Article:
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March 8 @ 8:00 pm
American Founders reveals men and women of African descent as key protagonists in the story of American democracy. It chronicles how black people developed and defended New World settlements, undermined slavery, and championed freedom throughout the hemisphere from the sixteenth thorough the twentieth centuries. While conventional history tends to reduce the roles of African Americans to antebellum slavery and the civil rights movement, in reality African residents preceded the English by a century and arrived in the Americas in numbers that far exceeded European migrants up until 1820. Afro-Americans were omnipresent in the founding and advancement of the Americas, and recurrently outnumbered Europeans at many times and places, from colonial Peru to antebellum Virginia.
African-descended people contributed to every facet of American history as explorers, conquistadores, settlers, soldiers, sailors, servants, slaves, rebels, leaders, lawyers, litigants, laborers, artisans, artists, activists, translators, teachers, doctors, nurses, inventors, investors, merchants, mathematicians, scientists, scholars, engineers, entrepreneurs, generals, cowboys, pirates, professors, politicians, priests, poets, and presidents. The multitude of events and mixed-race individuals included in the book underscores that black and white Americans share the same history, and in many cases, the same ancestry. American Founders is meant to celebrate this shared heritage and strengthen these bonds.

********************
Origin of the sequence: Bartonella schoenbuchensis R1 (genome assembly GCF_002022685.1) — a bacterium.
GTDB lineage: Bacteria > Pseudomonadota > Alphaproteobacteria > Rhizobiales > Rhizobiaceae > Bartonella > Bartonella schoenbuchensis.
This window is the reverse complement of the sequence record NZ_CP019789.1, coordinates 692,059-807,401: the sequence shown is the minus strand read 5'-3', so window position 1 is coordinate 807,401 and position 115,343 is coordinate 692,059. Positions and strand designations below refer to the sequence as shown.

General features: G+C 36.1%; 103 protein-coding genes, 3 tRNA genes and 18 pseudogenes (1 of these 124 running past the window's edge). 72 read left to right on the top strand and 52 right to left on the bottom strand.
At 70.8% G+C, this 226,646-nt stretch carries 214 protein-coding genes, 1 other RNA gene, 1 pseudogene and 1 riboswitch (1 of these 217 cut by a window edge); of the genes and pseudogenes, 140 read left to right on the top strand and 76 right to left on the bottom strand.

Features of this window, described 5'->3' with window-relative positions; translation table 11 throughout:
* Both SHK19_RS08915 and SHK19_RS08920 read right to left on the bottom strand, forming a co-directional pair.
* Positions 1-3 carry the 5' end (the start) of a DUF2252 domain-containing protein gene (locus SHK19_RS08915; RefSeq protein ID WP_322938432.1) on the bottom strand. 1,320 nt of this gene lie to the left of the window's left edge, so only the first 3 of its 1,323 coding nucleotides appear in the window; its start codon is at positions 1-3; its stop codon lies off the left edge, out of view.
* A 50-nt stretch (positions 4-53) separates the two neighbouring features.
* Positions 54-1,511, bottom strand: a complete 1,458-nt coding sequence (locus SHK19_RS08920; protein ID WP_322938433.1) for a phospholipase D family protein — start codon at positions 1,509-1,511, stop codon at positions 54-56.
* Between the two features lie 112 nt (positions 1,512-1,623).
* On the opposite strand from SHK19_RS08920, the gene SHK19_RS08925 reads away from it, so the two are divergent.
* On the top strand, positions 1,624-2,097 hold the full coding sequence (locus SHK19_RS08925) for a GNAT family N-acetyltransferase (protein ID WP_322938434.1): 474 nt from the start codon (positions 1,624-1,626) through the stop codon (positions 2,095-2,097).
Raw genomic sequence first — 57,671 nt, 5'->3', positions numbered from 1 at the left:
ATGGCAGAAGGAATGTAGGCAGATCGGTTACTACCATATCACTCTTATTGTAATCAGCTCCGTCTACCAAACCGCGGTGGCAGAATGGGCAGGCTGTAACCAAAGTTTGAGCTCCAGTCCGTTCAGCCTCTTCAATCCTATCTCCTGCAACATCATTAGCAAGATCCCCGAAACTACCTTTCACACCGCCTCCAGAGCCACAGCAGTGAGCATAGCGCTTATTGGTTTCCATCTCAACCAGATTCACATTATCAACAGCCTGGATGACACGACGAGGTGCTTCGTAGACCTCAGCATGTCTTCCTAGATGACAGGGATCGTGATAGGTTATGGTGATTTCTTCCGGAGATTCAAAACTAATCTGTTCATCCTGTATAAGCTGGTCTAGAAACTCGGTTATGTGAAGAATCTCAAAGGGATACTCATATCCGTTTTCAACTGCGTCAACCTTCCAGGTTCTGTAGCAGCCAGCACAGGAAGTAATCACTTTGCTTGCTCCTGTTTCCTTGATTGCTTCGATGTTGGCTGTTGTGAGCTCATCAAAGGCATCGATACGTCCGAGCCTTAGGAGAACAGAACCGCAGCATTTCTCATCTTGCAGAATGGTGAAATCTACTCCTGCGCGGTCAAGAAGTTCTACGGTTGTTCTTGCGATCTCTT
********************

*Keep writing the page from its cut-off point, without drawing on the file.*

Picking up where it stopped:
About the Author:
Christina Proenza-Coles holds a dual doctorate in sociology and history from the New School for Social Research. She has been a lifelong student of American culture and history in Miami, New York, Havana, and Charlottesville as well as an assistant professor of the Atlantic World/African Diaspora at Virginia State University from 2004 to 2011. Her ancestors include Daughters of the American Revolution, Portuguese conversos, Cuban pirates, a Confederate sergeant, and a governor of Alabama.